9. Touch Sensitive - “Veronica”

The neon-streaked days of roller rinks and turtlenecks, leg warmers and popped polo collars have come and gone, but you wouldn't think so listening to Michael "Touch Sensitive" Di Francesco's dazzling debut Visions. The Sydney-based DJ/producer's long-awaited LP and its lead single "Lay Down", which shot to the top of the Hype Machine charts, are as retro-gazing as they are distinctly modern, with nods to everything from nu disco to slo-mo house.

Featuring a sample lifted from 90s DJ and producer Paul Johnson's "So Much (So Much Mix)," the New Jack-kissed "Veronica" owns the dance floor. While the conversational interplay between the sexed-up couple is anything but profound, there is no denying its charms, however laughably awkward. While not everything on Visions is as instantly arresting, it is a testament to Di Francesco's talents that everything old sounds so damn fresh again.

8. Gourmet - “Delicious”

Neither Gourmet's defiantly eccentric, nine-track debut Cashmere, nor its subsequent singles, "There You Go" or "Yellow" gave any indication that the South African purveyor of "spaghetti pop" would drop one of the year's sassiest club tracks, but there you have it. The Cape Town-based artist, part of oil-slick, independent label 1991's diminutive roster, flagrantly disregards expectation on his latest outing, channeling the Scissor Sisters at their most gloriously bitchy best, Ratchet-era Shamir, and the shimmering dance-pop of UK singer-producer Joe Flory, aka Amateur Best.

With an amusingly detached delivery that rivals Ben Stein's droning roll call in Ferris Bueller's Day Off , he sings "I just want to dance, and fuck, and fly, and try, and fail, and try again…hold up," against a squelchy bass line and stabbing synths. When the percussive noise of what sounds like a triangle dinner bell appears within the mix, one can't help but think that Gourmet is simply winking at his audience, as if to say, "dinner is served."

7. Pouvoir Magique - “Chalawan”

Like a psychoactive ayahuasca brew, the intoxicating "shamanic techno" of Parisian duo Pouvoir Magique's LP Disparition, is an exhilarating trip into unfamiliar territory. Formed in November of 2011, "Magic Power" is the musical project of Clément Vincent and Bertrand Cerruti, who over the years, have cleverly merged several millennia of songs from around the world with 21st-century beats and widescreen electro textures. Lest ye be worried, this is anything but Deep Forest.

In the spring of 2013, Pouvoir Magique co-founded the "Mawimbi" collective, a project designed to unite African musical heritage with contemporary soundscapes, and released two EPs. Within days of launching their label Musiques de Sphères, the duo's studio was burglarized and a hard drive with six years of painstakingly curated material had vanished. After tracking down demos they shared with friends before their final stages of completion, Clément and Bertrand reconstructed an album of 12 tracks.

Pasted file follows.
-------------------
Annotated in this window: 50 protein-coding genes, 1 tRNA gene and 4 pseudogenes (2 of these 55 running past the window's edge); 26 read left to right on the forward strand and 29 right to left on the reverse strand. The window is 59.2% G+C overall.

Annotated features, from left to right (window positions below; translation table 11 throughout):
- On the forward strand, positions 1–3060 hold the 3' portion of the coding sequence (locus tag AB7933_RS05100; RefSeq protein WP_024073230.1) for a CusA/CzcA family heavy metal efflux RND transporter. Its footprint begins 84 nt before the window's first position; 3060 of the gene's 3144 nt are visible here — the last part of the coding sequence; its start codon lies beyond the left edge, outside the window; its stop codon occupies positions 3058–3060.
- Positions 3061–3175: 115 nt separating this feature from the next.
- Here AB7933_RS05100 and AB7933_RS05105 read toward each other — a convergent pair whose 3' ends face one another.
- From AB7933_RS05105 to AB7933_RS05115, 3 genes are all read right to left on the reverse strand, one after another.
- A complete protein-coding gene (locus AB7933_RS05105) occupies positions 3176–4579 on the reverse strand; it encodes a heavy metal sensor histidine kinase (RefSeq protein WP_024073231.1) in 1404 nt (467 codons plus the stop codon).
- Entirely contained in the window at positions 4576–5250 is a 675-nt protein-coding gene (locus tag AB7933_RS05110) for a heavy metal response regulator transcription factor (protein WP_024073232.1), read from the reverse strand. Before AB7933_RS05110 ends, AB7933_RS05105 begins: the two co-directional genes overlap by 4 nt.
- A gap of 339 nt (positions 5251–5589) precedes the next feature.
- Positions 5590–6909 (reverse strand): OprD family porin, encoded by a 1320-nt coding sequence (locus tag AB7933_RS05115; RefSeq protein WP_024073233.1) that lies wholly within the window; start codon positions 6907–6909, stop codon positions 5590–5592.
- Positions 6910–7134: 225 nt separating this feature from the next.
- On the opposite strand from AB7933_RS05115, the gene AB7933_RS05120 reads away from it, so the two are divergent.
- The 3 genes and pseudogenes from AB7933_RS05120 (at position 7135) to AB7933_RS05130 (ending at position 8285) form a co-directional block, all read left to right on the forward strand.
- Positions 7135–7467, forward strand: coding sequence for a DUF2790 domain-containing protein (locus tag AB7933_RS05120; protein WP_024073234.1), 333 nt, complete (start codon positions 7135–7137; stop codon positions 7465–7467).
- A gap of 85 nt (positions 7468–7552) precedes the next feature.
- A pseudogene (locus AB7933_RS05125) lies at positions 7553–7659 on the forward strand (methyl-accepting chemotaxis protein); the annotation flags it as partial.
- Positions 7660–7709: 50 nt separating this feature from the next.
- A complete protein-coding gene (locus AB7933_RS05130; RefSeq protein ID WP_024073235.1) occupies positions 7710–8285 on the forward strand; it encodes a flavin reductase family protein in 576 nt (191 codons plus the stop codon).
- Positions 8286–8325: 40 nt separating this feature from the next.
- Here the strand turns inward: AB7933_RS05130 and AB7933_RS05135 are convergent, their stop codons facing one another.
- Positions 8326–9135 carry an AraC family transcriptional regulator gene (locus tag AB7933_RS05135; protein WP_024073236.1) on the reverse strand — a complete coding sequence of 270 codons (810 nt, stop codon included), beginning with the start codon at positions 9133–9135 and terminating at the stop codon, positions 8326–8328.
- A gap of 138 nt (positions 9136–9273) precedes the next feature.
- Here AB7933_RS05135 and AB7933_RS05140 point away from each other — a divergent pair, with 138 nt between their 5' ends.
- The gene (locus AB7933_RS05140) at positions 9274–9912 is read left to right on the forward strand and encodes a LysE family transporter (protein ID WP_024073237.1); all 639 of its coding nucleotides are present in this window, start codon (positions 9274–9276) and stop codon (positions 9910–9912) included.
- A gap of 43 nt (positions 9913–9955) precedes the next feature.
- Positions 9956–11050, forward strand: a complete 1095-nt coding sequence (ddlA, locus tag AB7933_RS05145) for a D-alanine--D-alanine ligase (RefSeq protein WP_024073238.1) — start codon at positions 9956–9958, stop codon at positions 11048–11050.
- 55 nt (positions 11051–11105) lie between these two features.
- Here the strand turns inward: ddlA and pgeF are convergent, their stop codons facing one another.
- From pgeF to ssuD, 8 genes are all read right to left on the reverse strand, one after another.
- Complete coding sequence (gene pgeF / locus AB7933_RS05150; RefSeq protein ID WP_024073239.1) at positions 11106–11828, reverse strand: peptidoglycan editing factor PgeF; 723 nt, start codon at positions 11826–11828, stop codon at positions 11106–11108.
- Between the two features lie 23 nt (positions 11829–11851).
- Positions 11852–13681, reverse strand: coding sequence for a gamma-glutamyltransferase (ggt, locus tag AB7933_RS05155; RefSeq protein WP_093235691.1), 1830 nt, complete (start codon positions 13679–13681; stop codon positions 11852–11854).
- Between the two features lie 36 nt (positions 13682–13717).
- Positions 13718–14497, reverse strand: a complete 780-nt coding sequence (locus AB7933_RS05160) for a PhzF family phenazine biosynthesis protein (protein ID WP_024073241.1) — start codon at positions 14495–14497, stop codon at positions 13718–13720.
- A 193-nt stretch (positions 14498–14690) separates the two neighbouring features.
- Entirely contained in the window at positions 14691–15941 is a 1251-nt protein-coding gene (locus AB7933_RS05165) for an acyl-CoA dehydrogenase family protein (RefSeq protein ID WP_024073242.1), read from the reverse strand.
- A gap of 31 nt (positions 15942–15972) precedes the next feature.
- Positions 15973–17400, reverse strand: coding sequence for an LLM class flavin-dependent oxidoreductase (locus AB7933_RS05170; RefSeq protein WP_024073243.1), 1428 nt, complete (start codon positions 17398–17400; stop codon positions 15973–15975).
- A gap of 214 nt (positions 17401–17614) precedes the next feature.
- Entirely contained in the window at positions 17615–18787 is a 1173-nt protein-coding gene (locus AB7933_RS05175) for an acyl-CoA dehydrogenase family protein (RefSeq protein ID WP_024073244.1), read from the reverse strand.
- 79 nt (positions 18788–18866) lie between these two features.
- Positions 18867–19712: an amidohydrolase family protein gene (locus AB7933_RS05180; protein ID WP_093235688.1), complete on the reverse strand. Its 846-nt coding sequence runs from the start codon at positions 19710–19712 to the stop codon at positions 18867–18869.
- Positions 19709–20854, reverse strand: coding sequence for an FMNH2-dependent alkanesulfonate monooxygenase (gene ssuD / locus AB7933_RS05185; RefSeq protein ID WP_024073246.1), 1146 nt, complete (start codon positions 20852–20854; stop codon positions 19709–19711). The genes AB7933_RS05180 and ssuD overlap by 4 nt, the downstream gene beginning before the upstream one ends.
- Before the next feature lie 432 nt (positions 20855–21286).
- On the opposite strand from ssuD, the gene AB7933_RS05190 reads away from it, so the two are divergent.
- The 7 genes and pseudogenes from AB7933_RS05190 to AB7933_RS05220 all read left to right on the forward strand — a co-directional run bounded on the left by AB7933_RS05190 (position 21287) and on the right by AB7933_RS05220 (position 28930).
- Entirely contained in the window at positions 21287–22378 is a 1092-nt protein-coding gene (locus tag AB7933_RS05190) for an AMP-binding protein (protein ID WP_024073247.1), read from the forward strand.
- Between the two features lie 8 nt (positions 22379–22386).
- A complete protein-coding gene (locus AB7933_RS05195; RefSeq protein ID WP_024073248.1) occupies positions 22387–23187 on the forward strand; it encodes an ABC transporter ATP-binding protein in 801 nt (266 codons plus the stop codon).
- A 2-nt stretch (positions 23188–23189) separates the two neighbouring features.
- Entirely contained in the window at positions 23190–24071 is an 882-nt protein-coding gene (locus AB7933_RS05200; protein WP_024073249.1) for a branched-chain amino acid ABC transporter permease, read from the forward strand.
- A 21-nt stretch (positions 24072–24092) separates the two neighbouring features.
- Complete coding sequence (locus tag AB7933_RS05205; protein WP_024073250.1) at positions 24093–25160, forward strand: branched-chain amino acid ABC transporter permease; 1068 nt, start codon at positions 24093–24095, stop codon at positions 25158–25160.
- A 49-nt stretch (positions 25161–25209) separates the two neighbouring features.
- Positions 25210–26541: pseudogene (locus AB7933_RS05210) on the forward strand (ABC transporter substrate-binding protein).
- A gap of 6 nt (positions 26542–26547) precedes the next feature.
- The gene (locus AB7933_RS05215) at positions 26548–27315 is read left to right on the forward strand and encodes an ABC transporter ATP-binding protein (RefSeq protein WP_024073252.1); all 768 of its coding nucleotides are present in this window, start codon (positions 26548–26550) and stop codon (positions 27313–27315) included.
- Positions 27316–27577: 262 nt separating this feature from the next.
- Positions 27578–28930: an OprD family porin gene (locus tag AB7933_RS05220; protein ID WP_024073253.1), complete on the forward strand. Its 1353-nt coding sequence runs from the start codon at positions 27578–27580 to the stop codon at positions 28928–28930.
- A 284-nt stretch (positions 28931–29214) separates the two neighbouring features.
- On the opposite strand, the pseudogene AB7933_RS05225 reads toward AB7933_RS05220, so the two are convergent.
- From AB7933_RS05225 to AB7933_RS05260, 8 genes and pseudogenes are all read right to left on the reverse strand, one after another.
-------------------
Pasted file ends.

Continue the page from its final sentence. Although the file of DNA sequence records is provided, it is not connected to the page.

Unfinished though they might be, each song is a marvelous thing to behold. Their stunning 2016 single "Eclipse," with its cinematic video, might have been one of the most immediate songs on the record, but it's the pulsing "Chalawan," with its guttural howls, fluttering flute-like passages, and driving, hypnotic beats that truly mesmerizes.

6. Purple Disco Machine - “Body Funk” & “Devil In Me” (TIE)

Whenever a bevy of guest artists appears on a debut record, it's often best to approach the project with caution. 85% of the time, the collaborative partners either overshadow the proceedings or detract from the vision of the musician whose name is emblazoned across the top of the LP. There are, however, pleasant exceptions to the rule and Tino Piontek's Soulmatic is one of the year's most delightfully cohesive offerings. The Dresden-born Deep Funk innovator, aka Purple Disco Machine, has risen to international status since 2009, releasing one spectacular track and remix after another. It should go without saying that this long-awaited collection, featuring everyone from Kool Keith to Faithless and Boris D'lugosch, is ripe with memorable highlights.

The saucy, soaring "Mistress" shines a spotlight on the stellar pipes of "UK soul hurricane" Hannah Williams. While it might be a crowning moment within the set, its the strutting discofied "Body Funk", and the album's first single, "Devil In Me", that linger long after the record has stopped spinning. The former track with its camptastic fusion of '80s Sylvester gone 1940s military march, and the latter anthem, a soulful stunner that samples the 1968 Stax hit "Private Number", and features the vocal talents of Duane Harden and Joe Killington, feels like an unearthed classic. Without a doubt, the German DJ's debut is one of the best dance records of the year.